That’s certainly a much higher price than the trade value chart would suggest. However, as already mentioned, that price is very dependent on how the class is perceived. If we look at the 2016 trades we get a different picture. 

The Rams’ trade for Goff was slightly different, as they moved all the way up from the 15th overall pick to the top spot. While they gave up the 43rd, 45th and 76th picks, plus their 2017 first and third-round picks to do so, they did get the 113th and 177th picks back in return. Similarly, when the Eagles moved up from the 8th pick to select Wentz second-overall, they had to part with the 77th and 100th picks, plus their 2017 first- and 2018 second-round picks, getting a 2017 fifth-round pick back in return. 

While the 2016 class wasn’t seen as being as poor as the 2013 or 2022 classes, neither Goff nor Wentz were widely viewed as being in the elite tier of quarterback prospects, and the draft capital that both teams gave up reflects that. If we use these trades as a guideline then the trades for the Panthers would look more like this:

Panthers trade the 9th, 93rd and 113th overall picks, plus their 2024 first-round pick to the Cardinals for the 3rd overall pick

Panthers trade the 9th, 39th and 61st overall picks, plus their 2024 first- and second-round picks to the Bears for the 1st overall pick

This is still more than they would expect to give up based on the pick value chart, but much less than the 2012, 2018 and 2021 trades would indicate.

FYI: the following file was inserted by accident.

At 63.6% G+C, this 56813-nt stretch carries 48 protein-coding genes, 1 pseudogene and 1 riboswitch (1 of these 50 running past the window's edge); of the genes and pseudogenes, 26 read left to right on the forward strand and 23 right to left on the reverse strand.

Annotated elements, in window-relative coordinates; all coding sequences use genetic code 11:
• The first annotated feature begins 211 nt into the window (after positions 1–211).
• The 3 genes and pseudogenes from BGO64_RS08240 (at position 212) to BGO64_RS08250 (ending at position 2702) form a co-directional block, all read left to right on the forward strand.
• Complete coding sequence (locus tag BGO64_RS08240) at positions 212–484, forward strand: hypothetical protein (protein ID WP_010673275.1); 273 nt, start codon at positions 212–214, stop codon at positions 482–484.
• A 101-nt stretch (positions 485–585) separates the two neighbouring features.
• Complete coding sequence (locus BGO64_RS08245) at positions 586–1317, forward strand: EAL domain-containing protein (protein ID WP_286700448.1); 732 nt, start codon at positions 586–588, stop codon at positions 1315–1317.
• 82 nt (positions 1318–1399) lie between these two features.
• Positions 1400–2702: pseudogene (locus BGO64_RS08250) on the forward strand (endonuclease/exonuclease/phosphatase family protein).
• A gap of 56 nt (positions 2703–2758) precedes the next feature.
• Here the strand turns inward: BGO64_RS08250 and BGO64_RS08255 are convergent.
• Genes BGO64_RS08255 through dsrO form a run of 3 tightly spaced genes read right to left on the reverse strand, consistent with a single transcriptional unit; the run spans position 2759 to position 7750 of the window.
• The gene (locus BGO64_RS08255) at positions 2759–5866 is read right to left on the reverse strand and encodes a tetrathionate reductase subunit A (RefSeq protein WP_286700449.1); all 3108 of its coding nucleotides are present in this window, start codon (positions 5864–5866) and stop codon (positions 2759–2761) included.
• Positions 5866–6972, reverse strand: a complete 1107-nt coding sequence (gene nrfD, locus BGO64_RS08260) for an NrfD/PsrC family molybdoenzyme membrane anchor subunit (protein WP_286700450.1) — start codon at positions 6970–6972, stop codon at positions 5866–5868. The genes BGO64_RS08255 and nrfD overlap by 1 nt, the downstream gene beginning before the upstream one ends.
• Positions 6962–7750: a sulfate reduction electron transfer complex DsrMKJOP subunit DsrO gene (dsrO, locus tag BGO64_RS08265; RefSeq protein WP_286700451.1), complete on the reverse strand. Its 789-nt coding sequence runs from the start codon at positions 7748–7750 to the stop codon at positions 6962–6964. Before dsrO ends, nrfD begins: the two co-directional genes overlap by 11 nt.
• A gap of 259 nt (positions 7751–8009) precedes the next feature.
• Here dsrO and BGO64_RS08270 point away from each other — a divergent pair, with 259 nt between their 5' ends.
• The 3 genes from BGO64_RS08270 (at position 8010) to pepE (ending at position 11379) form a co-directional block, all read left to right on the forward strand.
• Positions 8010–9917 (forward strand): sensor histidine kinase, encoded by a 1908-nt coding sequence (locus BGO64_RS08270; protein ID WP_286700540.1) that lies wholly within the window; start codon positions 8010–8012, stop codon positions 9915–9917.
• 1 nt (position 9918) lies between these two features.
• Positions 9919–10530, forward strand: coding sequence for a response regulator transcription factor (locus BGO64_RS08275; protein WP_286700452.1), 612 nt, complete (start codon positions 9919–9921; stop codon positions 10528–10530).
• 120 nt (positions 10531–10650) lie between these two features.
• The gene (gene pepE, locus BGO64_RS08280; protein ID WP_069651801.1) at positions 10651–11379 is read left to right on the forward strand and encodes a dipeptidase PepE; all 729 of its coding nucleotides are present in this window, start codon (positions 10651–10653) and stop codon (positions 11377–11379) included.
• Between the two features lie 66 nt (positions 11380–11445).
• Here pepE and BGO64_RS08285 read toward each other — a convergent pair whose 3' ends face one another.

So what does that mean for the Panthers in 2021?

Photo Credit: AP Photo

Well, as should be clear at this point, the biggest unknown in this is how the 2023 draft class is going to be viewed by teams as we get closer to the draft. The 2021 class was viewed increasingly favourably as the draft approached, whereas the 2022 class went quite strongly in the opposite direction. It seems unlikely that the 2023 class will be viewed as poorly as the 2022 class, but a lot of change is possible between now and the draft. 

However, given where things are right now, the two scenarios detailed above seem like fairly reasonable best- and worst-case scenarios. 

That means that 3rd pick will likely cost their first- and third-round picks this year, plus probably one more 2023 pick, as well as at least their first round pick next year. The first overall pick, on the other hand, takes the 9th pick and both second-round picks this year, plus their 2024 first and one more future first- or second-round pick. 

Photo Credit: Brandon Todd-Carolina Panthers

Given that neither of the Bears or Cardinals are expected to be in the QB market this offseason, the trades are almost certainly there to be made if the Panthers are willing to part with the picks, but given the scale of what this is likely to cost, this would likely be a job-defining move for both Fitterer and Reich. 

Only time will tell. 

(Top photo via Carolina Panthers)

Vincent Richardson on Twitter
Vincent Richardson
Managing Editor at Riot Report
Fan of zone coverage, knee bend and running backs running routes. Twitter: @vrichardson444